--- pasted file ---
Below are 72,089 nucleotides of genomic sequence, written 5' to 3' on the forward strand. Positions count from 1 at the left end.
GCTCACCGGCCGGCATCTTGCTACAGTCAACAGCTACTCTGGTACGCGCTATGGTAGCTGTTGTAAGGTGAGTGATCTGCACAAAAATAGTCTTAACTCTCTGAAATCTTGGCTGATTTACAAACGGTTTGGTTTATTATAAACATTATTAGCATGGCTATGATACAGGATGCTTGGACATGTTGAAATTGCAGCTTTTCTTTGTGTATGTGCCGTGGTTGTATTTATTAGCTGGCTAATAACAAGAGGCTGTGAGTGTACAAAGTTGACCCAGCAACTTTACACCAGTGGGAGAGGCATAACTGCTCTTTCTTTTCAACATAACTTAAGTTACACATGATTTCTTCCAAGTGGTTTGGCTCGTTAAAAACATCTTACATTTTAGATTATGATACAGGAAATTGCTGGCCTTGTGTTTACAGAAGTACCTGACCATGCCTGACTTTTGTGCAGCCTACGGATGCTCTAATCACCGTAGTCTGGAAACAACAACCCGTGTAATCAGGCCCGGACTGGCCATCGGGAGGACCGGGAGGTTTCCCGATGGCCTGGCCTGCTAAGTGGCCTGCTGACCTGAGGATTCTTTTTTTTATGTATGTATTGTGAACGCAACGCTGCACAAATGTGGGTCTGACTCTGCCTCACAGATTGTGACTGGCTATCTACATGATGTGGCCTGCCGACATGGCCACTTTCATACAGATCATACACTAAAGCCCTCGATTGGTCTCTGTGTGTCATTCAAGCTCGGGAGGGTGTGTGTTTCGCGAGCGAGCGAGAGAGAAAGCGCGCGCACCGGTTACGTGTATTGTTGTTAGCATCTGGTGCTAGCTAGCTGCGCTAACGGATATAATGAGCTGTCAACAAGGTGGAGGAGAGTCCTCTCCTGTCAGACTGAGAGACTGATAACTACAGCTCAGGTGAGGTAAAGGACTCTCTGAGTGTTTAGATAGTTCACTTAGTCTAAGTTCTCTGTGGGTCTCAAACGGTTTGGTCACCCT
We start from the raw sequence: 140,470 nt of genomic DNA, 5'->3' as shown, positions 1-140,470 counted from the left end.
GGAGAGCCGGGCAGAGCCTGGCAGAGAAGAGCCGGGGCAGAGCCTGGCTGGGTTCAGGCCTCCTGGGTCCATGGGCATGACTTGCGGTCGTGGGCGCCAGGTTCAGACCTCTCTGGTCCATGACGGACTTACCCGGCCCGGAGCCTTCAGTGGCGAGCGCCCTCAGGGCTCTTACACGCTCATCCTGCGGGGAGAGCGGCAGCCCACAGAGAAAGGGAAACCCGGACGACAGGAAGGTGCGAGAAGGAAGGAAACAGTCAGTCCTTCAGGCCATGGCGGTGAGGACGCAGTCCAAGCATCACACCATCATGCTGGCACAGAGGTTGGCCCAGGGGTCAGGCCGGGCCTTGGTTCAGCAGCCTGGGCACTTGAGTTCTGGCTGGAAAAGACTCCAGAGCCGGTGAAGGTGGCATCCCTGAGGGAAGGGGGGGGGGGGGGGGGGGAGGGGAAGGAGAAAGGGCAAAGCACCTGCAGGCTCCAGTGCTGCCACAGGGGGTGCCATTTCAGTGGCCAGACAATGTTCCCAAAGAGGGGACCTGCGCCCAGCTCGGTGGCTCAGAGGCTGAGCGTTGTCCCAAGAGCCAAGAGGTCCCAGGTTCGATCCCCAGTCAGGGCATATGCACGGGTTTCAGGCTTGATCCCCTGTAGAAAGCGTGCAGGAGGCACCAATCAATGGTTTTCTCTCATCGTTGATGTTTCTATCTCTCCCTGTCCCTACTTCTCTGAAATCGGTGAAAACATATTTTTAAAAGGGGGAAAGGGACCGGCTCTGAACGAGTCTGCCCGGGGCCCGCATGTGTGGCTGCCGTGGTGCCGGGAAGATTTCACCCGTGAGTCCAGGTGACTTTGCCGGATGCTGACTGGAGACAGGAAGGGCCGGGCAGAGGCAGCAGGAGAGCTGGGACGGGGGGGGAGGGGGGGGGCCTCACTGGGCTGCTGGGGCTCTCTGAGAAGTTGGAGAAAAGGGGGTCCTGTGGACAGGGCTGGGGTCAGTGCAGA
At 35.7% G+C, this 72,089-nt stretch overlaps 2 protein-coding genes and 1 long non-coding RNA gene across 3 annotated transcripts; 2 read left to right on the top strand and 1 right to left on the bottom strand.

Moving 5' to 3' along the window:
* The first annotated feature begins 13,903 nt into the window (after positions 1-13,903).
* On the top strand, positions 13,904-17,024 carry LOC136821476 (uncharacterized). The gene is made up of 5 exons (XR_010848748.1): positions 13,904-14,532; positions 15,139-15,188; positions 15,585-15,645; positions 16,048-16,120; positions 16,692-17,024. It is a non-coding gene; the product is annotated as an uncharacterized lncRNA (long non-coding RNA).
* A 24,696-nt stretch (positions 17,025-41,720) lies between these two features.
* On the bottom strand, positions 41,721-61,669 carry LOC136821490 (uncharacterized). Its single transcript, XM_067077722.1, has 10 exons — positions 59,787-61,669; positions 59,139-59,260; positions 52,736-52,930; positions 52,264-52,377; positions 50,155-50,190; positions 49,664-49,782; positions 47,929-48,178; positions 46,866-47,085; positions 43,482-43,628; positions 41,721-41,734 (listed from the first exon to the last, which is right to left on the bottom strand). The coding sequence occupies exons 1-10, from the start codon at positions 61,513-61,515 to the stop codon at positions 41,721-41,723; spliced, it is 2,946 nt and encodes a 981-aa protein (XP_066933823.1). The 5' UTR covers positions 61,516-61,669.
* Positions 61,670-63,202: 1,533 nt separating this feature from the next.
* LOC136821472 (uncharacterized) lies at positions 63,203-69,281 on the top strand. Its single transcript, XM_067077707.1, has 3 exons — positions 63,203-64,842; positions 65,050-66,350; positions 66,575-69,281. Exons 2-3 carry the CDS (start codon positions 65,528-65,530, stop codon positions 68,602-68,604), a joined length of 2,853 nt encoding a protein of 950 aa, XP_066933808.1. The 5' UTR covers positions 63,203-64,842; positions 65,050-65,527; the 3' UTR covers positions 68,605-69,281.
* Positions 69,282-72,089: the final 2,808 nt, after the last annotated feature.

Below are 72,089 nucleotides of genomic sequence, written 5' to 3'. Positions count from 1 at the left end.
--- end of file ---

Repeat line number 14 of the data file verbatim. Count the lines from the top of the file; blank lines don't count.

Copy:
Below are 72,089 nucleotides of genomic sequence, written 5' to 3'. Positions count from 1 at the left end.